Those numbers closely match official forecasts from the National Hurricane Center, which predicted last month that four to six major storms will make landfall by December.

Oddsmakers use meteorological data, including Colorado State University professor William Gray’s annual forecast for the Atlantic hurricane season, as well as historical data to determine the likelihood of storm strikes.

But professional forecasters, who view their job as a public service, say that’s not what they have in mind when they issue predictions.

Mickey Richardson, CEO of BetCris.com, a Costa Rica-based site offering several hurricane-related propositions, said the idea of betting on calamities seemed depraved at first. But customers demanded the wagers.

“We had to wrestle with it. Some people view it as a morbid thing to offer,” he said of his site’s storm-season bets. “But we can’t stop hurricanes. There’s been a true interest in it from the public.”

Richardson, along with CEOs of other sites, including Wagerweb.com, said they’ve refused to take bets on destruction or casualties.

The Sun Herald | 06/06/2006 | No shortage of ghouls willing to bet on next hit

I did an interview about this with an AP reporter earlier this week, and I predict that, if she couldn’t get anyone better, I’ll be in the “resident expert” slot that psychology prof Andy Meyers has in this article.

Personally, I think betting on hurricanes is pretty morbid, but at least we’re not betting on disease mortalityrates, as happened as late as the 1790s in the United States.

As far as using gambling as a way to become “part of an event,” as someone who grew up in Atlantic City, where hurricanes aren’t unknown, I’m grateful that I’ve never been in a hurricane (except Gloria, but that didn’t pack much punch by the time it reached us). And I don’t think too many people were lining up last September to join the fun in New Orleans or the Gulf Coast.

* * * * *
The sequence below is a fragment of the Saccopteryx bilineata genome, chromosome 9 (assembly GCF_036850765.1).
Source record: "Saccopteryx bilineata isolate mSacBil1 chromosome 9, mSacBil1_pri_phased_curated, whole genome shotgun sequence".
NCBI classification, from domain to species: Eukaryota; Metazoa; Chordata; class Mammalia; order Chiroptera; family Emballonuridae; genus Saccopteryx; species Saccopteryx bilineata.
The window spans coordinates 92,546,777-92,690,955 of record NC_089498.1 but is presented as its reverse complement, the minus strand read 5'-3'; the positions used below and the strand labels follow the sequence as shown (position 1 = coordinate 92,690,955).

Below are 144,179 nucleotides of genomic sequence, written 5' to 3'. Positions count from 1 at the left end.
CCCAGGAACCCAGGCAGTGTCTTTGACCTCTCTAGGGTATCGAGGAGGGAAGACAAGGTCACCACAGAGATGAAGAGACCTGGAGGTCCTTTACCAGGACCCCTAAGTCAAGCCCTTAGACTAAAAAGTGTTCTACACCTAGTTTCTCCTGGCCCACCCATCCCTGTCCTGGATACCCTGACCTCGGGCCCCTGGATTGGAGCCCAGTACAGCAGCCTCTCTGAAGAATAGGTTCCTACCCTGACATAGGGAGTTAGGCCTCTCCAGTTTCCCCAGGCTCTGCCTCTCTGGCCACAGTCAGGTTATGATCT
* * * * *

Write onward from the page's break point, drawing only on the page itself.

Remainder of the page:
I can’t imagine what a desolate personal life one would have to feel this way:

Someone in Nebraska is unlikely to face a Category 4 storm, but wagering on that storm can help justify – and enliven – hours spent watching wall-to-wall coverage on CNN and The Weather Channel.

“Now I get to count how many storms, how big they are and when they hit. Gambling… draws you into a level of involvement you might not otherwise have in activities,” Meyers said.

The only thing more disturbing was that one of the betting site operators said that he would bet against a hurricane hitting, “hoping my bet will keep the storms away.”

Yes–the complex system dynamics of weather can indeed be affected by someone betting on the under. At least in the bizarro world of superstitious sports bettors.

It’s possible, on the other hand, that there truly is more in heaven and earth than is dreamt of in science. Maybe God does play dice with the universe, and the key is to bet with the bank.

Harry Potter spoiled…thanks to gambling

The latest Harry Potter book sold something like 7 million copies on its first day, as readers were eager to find out which “major character” dies or something like that. I haven’t read the books, so I’m not sure what that’s all about, but here’s an interesting story: two months ago, newspaper reports gave away the spoiler, thanks to betting. Don’t read the rest of the story unless you want to read the spoiler.